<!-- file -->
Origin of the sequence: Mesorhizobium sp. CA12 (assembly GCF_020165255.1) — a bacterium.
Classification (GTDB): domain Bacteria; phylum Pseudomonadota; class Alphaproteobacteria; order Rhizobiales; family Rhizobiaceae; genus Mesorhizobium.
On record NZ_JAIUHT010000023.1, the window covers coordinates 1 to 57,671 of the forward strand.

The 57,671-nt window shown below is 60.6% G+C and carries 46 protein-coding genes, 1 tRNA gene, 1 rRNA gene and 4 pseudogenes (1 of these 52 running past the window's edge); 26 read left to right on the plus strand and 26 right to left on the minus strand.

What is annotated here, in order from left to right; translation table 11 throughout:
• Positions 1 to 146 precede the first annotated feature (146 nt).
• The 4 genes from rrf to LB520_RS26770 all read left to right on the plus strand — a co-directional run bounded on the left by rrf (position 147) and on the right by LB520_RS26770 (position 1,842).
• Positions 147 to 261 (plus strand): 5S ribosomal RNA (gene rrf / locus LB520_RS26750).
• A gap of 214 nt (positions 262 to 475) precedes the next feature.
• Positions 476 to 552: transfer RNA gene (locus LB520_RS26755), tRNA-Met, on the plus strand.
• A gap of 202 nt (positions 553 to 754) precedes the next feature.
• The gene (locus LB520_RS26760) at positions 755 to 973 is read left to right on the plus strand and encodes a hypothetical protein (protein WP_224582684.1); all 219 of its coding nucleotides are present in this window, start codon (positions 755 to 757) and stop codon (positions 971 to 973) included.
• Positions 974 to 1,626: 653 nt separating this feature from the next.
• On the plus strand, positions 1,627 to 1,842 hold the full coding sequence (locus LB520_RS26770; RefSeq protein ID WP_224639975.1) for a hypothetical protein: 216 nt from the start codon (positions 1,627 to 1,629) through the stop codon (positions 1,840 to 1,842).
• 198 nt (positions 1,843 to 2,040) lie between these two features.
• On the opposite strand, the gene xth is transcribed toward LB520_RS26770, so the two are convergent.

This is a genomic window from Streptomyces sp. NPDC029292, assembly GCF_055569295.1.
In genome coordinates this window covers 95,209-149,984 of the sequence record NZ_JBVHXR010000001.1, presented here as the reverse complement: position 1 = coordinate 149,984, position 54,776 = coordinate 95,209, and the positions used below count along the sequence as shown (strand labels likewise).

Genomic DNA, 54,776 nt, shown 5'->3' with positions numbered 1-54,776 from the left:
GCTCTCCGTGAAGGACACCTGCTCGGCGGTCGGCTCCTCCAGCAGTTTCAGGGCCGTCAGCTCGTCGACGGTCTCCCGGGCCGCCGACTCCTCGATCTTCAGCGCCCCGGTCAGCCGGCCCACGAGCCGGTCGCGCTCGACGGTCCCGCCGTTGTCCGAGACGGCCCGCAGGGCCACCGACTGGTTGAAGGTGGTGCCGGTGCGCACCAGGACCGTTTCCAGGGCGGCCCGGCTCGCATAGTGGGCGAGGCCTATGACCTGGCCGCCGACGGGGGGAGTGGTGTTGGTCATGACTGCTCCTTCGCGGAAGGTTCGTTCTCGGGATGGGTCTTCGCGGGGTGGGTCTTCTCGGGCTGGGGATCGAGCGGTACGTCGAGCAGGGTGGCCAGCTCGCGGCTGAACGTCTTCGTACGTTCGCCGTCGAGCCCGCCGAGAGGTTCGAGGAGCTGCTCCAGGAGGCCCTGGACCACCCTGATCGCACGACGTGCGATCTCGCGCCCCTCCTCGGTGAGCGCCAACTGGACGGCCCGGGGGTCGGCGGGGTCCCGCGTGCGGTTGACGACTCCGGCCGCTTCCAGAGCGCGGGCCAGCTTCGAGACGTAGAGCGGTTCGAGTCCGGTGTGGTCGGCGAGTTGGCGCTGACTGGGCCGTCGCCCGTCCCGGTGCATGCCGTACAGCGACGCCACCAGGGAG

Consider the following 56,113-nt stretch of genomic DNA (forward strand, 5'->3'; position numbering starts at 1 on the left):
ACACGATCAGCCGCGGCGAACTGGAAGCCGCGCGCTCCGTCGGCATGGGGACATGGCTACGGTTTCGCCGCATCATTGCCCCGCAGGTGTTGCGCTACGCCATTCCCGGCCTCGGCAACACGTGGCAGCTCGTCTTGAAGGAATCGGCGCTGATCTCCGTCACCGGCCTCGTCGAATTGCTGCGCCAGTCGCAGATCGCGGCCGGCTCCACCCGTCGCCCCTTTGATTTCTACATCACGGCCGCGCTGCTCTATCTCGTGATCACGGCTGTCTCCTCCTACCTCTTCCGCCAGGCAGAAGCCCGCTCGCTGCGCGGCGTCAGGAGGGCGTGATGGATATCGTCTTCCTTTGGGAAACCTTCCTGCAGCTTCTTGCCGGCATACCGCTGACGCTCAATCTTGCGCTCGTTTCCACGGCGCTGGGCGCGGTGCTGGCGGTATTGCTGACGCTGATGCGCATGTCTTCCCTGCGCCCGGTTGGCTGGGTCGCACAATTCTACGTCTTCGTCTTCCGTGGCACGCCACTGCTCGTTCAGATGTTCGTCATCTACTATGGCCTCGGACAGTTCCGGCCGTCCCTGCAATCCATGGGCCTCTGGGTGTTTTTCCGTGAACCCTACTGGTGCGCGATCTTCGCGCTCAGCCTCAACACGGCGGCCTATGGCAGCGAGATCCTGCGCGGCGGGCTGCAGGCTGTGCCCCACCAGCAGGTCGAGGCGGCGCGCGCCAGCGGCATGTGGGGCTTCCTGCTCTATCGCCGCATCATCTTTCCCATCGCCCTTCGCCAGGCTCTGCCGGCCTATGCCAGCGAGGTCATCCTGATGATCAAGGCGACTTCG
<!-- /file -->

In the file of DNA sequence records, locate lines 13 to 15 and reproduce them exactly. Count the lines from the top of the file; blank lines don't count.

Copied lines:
• Positions 974 to 1,626: 653 nt separating this feature from the next.
• On the plus strand, positions 1,627 to 1,842 hold the full coding sequence (locus LB520_RS26770; RefSeq protein ID WP_224639975.1) for a hypothetical protein: 216 nt from the start codon (positions 1,627 to 1,629) through the stop codon (positions 1,840 to 1,842).
• 198 nt (positions 1,843 to 2,040) lie between these two features.